This conversation started on March 17th, 2018. Atomic corn for everyone.
Andre, how young are you?
I will have completed 56 revolutions around the sun as of early April.
Where we you born?
A small town on Long Island in New York State called Yaphank. My dad worked at the Brookhaven National Lab there for several years.
What did your dad do at the Brookhaven National Lab?
My dad is literally, and not figuratively, a genius. As a working man, his incredible gifts were in the sciences – anatomy, physiology, biology and (in particular) how they were affected by electro-magnetic fields. Much of what he worked on he could not discuss, though we know he rubbed elbows regularly with folks like Richard Feynman (amongst others). One thing I know he worked on was the development of what we now know as sweet corn – which is its own peculiar story. Up until about 50 years ago, the only way to enjoy fresh, sweet, corn was if you lived rural, and could pick and eat the corn quickly before the sugars became pure starch. Otherwise, you bought canned or creamed corn at the store which had been cooked within hours, or no more than a day of being picked.
My dad was on a team that discovered that through the use of targeted irradiation one could turn off the genes that caused the corn to turn to starch so quickly. The joke in the house was that we were eating “Atomic Corn” – which, in some ways it was.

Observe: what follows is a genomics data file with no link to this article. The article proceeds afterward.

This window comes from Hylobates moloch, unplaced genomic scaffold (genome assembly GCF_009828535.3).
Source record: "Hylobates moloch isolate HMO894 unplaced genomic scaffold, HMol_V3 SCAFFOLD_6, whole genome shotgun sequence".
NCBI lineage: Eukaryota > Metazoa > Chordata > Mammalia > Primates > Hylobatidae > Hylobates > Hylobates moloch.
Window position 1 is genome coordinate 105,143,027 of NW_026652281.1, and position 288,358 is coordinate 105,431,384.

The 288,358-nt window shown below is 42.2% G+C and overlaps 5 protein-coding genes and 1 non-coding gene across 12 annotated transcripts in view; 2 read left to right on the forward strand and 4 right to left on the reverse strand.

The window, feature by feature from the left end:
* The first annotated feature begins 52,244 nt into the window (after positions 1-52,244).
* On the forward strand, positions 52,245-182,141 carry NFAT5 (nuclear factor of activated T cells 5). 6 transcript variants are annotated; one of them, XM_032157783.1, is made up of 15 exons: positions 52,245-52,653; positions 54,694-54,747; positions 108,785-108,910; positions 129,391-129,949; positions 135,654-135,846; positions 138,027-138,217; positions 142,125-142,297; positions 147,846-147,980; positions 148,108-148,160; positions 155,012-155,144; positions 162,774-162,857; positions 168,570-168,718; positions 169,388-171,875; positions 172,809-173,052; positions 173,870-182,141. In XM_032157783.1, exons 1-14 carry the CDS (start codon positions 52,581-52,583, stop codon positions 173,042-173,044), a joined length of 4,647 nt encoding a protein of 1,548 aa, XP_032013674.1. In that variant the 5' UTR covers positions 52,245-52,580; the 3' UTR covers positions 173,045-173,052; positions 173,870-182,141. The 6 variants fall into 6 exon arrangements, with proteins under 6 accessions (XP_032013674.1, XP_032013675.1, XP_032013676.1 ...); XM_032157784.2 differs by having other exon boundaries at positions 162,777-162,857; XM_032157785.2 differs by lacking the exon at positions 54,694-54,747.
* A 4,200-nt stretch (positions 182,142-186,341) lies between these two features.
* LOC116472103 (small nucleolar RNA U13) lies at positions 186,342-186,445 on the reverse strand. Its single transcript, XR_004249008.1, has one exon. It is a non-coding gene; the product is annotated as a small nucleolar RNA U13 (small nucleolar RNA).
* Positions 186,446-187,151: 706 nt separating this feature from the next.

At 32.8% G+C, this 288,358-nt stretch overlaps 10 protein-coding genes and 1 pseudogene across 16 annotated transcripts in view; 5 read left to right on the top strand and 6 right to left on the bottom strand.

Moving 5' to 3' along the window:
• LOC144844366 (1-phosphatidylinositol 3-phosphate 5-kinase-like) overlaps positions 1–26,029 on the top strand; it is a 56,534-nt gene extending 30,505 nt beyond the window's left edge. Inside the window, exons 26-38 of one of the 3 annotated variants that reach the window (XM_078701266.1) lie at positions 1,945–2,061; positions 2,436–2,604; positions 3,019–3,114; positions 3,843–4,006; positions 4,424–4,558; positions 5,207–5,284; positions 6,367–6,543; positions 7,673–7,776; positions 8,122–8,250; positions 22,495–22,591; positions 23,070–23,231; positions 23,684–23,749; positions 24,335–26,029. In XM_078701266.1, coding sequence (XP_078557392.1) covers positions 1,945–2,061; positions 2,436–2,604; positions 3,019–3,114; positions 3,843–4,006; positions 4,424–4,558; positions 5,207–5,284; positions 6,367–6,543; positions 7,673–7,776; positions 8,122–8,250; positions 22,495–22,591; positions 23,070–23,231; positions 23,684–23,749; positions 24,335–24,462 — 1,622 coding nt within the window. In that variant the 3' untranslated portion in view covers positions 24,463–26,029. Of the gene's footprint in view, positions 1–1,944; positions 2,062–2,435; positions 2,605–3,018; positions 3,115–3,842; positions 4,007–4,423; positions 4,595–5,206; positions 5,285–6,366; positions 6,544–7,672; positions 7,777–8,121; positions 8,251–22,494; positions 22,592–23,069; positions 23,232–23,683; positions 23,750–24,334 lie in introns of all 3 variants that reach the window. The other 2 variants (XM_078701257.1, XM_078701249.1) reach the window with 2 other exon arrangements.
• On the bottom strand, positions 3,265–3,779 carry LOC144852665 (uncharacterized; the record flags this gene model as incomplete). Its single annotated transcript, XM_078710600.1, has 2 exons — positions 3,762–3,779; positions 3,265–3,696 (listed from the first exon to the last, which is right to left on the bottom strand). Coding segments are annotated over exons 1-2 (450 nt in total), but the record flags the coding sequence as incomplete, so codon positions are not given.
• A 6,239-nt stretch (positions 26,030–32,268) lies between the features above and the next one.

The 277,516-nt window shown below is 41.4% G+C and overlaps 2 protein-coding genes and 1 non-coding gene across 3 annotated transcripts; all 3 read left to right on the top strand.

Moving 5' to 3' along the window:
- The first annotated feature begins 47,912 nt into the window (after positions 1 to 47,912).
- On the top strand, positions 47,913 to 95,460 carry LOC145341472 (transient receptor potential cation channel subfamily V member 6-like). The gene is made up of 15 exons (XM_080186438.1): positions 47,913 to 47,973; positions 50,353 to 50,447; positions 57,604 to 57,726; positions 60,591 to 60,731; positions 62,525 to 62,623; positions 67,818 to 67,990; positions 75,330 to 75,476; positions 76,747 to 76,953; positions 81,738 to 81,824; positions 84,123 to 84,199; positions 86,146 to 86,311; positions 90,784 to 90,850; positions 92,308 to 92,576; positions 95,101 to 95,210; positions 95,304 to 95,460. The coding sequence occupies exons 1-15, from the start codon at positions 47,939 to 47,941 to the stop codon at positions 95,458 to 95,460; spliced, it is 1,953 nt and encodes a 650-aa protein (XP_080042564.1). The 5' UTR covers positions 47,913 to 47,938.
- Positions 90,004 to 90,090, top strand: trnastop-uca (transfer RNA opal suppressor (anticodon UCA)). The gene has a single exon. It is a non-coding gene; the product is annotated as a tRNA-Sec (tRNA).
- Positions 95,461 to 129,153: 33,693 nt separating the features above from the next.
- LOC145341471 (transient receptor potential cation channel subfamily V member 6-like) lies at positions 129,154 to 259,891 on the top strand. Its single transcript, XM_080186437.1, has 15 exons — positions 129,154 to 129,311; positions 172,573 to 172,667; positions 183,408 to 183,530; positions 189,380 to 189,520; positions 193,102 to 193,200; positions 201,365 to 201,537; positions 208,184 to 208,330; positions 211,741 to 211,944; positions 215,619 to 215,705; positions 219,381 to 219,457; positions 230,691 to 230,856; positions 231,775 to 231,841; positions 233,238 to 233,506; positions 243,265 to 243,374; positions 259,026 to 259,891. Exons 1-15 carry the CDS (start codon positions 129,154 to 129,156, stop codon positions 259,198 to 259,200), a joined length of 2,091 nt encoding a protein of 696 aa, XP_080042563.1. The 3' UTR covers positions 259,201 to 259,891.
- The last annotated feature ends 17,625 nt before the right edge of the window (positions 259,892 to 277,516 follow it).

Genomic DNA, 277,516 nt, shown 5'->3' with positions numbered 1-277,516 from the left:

Do you attribute your love of food and your physical and philosophical view of the experience of it in your life to your dad?
Not at all, actually. My father appreciates my cooking when I’m able to see him – and he will, at times, even compliment me on some technique that strikes him as “novel and successful”. But, food – in our home anyway, was the dominion of my mother – and, she playfully referred to her own skills as “cans like mother used to open”. However, when she noted in my late teen years that I enjoyed being in the kitchen – she never objected to it, and often encouraged my exploration. My real appreciation for cooking came within the final years of my first marriage. It was my escape. My salve, My way of finding me. I was married quite young – at 20, and was divorced at 27. Discovering the world through a fork was an amazing and inexpensive way to travel from an apartment in Powderhorn to… anywhere.
Did you learn from your father a philosophical and intellectual approach to life, that you’ve applied to food and other activities?